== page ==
The NHS has announced plans to give patients direct access to appointments, test results and x-rays.
According to the Health Secretary, the implementation of a paperless NHS system would save £10bn and turn the NHS into a ‘world class showcase’.
The new plans will give parents access to their children’s illness and vaccination records, on smartphones.
Patients will have the opportunity to add comments to doctors’ notes, and those with terminal illnesses will have the opportunity to state their wishes about where they want to die, to allow healthcare staff access when their condition worsens.
A promise has been made that all patients will have access to doctor’s records during next year. However, it goes beyond that by promising that by 2018, patients will be able to access online availability of hospital records.
This new system, which offers patients to see every detail about the state of their health, will give them the opportunity to take more control over their condition and share the records with others.
The website will allow patients to search for test results, order repeat prescriptions, book medical appointments and examine scans.
Further proposals include the abolition of the use of paper in A&E departments by 2018 and the application of an NHS verification system to third-party health apps which could then be prescribed by doctors.
Healthcare systems in every part of the world are feeling the strain of aging populations and the increase in chronic illnesses, such as dementia, diabetes and heart disease. Experts state that technology can play a huge role in addressing this challenge by the reduction of staff, allowing people to personalise the method of treatments they receive, and using data obtained from smartphones and wearable devices to identify possible problems.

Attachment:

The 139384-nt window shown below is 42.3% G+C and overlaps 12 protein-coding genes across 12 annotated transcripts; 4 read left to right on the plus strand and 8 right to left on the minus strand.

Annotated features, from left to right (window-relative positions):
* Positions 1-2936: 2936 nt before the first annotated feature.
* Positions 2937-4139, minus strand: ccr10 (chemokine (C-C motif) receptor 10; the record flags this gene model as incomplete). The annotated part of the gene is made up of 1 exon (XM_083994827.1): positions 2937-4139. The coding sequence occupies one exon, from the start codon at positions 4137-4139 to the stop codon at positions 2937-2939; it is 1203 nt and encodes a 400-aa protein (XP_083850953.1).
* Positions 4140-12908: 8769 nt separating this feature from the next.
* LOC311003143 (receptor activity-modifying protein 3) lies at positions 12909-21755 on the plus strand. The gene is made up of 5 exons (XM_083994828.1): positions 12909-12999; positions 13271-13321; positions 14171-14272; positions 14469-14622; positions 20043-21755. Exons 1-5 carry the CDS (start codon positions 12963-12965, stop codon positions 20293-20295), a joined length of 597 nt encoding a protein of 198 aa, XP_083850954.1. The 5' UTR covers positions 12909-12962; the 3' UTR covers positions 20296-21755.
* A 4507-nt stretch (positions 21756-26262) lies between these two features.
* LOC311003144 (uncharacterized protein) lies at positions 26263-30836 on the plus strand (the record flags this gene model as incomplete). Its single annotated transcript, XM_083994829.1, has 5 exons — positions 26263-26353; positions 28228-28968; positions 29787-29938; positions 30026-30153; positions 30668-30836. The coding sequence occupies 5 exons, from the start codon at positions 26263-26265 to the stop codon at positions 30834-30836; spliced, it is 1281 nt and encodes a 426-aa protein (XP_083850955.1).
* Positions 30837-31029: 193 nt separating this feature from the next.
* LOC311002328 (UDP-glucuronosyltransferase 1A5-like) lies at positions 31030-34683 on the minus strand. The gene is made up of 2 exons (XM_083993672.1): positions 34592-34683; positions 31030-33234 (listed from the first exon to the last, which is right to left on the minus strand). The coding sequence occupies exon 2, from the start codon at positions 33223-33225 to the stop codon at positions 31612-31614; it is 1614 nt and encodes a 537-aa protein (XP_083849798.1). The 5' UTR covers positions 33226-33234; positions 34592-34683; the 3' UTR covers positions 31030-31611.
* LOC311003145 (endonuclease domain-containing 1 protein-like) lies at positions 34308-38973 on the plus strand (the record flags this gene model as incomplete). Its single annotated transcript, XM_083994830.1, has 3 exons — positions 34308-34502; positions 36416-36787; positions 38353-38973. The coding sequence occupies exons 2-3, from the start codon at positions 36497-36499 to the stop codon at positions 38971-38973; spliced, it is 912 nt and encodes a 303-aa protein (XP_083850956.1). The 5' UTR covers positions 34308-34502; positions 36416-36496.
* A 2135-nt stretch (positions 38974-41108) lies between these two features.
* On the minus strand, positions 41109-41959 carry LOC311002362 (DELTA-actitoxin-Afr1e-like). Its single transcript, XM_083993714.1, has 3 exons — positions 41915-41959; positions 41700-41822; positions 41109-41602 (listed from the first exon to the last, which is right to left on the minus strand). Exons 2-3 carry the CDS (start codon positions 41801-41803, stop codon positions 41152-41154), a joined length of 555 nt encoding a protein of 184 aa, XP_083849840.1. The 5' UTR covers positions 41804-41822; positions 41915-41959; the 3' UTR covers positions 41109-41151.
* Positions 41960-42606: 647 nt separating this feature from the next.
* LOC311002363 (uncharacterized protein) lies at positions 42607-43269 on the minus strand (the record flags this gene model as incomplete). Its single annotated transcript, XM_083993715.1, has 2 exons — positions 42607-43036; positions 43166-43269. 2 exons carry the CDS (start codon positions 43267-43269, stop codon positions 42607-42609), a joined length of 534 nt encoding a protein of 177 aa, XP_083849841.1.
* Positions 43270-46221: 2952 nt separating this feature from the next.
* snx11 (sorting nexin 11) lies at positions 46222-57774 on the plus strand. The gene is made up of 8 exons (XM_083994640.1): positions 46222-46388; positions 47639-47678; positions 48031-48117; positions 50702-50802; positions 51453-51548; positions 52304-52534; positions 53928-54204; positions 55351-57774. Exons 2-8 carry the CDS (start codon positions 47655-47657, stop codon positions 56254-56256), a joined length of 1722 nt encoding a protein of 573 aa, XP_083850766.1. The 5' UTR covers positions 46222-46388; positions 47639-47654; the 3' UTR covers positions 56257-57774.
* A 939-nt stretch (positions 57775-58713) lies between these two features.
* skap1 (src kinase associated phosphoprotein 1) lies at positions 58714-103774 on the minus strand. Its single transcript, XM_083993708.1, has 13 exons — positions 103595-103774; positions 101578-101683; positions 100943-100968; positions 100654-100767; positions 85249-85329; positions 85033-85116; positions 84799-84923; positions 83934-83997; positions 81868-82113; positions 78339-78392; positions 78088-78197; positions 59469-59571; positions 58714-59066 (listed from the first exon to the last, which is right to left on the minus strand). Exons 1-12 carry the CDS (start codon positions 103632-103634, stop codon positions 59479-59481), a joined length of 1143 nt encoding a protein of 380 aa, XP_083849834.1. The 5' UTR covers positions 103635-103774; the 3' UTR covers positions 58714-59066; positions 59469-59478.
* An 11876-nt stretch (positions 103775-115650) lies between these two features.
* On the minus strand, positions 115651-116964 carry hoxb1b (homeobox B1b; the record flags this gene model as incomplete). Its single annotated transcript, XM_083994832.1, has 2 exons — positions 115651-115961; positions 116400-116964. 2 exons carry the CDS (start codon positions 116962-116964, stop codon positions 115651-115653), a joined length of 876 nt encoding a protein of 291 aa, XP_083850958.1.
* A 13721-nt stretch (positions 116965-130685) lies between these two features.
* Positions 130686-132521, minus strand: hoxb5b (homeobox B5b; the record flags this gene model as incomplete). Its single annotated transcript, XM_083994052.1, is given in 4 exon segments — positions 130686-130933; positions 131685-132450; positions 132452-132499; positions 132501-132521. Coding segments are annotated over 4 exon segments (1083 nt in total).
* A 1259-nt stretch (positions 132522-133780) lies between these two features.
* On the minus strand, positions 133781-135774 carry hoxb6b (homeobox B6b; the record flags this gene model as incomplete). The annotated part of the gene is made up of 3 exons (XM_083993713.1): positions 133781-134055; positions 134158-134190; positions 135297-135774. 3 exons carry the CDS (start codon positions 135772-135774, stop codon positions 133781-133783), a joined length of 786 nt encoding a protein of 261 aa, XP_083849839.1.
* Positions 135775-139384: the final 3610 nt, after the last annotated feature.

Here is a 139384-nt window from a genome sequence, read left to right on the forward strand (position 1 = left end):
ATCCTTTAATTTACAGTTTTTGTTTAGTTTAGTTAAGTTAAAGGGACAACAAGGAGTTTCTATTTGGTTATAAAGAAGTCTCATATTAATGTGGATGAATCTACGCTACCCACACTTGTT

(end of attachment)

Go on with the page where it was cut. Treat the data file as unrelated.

Although this all sound very high-tech and user-friendly, the NHS will have to gain the public’s trust again as they do not have a very successful record of implementing and managing IT projects. The service delayed the implementation of Care.data earlier this year as there were public concerns regarding privacy of information and the amount of information being handed out.
The director of patients and information at the National Information Board (NIB), Tim Kelsey, said the NHS has learnt this ‘top-down approach’ is a mistake and the new framework will include the appointment of a new ‘National Data Guardian’.
He said that in many instances, recording events on paper was ‘dangerous, disrespectful and very expensive’ because patients and carers were duplicating tasks. He stated that district nurses spend only 21% of their time with patients because of the huge paperwork load.
The NIB is still in the process of calculating the upfront costs of all these changes and a total amount will be announced during April 2015.
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